Nano breakthrough could spell superior electronics
Scientists have created a multitude of nano-scale materials, but they are practically useless, unless slotted precisely in the architecture of proposed devices, until now.
Washington: Scientists have created a multitude of nano-scale materials, but they are practically useless, unless slotted precisely in the architecture of proposed devices, until now.
Jen Cha, University of California San Diego (UCSD) nanoengineering professor, and her team have discovered that one way to bridge this gap is to use biomolecules, such as DNA and proteins and vastly improve sensing equipment.
"Rationally designed synthetic DNA nanostructures allow us to access length scales between five and 100 nanometres and bridge the two systems," said Albert Hung, who led the study and is a post-doctoral fellow in Cha`s lab. Nanometre is a billionth of a metre.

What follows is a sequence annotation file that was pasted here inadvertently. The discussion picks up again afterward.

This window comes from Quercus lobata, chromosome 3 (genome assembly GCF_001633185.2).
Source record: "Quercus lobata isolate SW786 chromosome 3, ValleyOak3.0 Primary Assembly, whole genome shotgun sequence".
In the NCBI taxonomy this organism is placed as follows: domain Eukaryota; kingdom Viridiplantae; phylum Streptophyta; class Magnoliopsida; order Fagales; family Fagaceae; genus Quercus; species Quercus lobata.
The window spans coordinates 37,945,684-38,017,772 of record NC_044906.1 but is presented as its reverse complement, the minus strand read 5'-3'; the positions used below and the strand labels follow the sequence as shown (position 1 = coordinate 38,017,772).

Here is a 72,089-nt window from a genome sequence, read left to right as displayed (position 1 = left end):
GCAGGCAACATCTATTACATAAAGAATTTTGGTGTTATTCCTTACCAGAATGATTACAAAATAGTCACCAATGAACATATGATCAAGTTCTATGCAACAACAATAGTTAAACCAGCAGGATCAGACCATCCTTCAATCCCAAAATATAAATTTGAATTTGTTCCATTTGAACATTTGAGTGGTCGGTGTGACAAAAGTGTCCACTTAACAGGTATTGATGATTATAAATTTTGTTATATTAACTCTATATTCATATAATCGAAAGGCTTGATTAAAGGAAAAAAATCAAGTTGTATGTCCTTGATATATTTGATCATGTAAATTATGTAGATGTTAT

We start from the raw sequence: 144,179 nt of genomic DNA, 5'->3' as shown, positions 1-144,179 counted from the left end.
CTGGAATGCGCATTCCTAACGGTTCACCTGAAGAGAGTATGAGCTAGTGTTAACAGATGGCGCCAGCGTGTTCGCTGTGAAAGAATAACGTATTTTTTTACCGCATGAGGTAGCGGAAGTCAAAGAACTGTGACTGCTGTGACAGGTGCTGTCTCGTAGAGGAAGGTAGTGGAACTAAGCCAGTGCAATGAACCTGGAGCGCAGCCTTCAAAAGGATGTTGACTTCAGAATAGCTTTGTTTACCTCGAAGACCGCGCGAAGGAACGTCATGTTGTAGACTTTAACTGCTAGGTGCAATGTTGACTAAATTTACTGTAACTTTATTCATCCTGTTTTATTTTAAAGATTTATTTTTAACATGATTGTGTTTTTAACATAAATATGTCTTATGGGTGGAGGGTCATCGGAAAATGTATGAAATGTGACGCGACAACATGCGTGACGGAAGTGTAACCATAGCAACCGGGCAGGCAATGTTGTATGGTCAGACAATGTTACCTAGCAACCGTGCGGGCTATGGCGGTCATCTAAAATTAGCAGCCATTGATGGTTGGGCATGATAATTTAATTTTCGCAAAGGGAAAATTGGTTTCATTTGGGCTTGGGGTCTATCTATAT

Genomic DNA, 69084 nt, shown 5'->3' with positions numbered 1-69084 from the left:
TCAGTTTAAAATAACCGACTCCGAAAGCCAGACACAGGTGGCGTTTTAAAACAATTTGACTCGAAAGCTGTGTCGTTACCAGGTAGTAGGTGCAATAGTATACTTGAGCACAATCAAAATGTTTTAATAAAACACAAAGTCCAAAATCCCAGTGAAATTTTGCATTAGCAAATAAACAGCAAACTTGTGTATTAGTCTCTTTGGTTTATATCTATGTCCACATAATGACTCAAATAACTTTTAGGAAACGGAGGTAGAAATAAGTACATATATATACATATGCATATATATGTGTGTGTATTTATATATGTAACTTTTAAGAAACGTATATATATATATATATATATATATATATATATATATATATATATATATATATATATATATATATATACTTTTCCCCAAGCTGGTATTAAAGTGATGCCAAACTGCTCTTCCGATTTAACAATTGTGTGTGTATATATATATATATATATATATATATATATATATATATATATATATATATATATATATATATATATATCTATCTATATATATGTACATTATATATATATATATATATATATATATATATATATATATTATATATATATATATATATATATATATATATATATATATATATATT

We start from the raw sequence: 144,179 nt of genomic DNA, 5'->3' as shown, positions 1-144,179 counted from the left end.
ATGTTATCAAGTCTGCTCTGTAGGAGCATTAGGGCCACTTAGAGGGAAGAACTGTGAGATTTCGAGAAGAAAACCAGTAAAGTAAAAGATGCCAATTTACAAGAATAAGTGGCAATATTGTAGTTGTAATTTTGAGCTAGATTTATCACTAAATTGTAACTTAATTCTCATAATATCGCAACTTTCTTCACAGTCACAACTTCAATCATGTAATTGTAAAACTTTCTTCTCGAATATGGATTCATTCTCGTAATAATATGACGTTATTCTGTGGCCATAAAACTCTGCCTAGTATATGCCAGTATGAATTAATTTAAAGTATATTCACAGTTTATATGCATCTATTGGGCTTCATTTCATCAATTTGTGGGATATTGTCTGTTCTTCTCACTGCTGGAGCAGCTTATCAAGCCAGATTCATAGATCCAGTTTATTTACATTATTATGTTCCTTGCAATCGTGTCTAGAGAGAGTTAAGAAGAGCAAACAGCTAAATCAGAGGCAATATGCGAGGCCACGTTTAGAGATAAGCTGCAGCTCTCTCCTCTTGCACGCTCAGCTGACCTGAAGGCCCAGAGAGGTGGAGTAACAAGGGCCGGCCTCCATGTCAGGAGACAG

"A huge variety of unique and functional nanostructures are worthless unless you can place individual structures, billions or trillions of them at the same time, at precise locations," Hung added.
"We hope that our research brings us a step closer to solving this very difficult problem," he added. Hung said the recently discovered method may be useful for fabricating nanoscale electronic or optical circuits and multiplex sensors.
"A number of groups have worked on parts of this research problem before, but to our knowledge, we`re the first to attempt to address so many parts together as a whole," he said.
One of the main applications of this research that Cha and her group are interested in is for sensing.
"There is no foreseeable route to be able to build a complex array of different nanoscale sensing elements currently," said Cha.
"Our work is one of the first clear examples of how you can merge top down lithography with bottom up self assembly to build such an array," said Cha.
Lithography is the only process that can mass-produce microchips and other complex semiconductor devices.
These findings were recently published in Nature Nanotechology.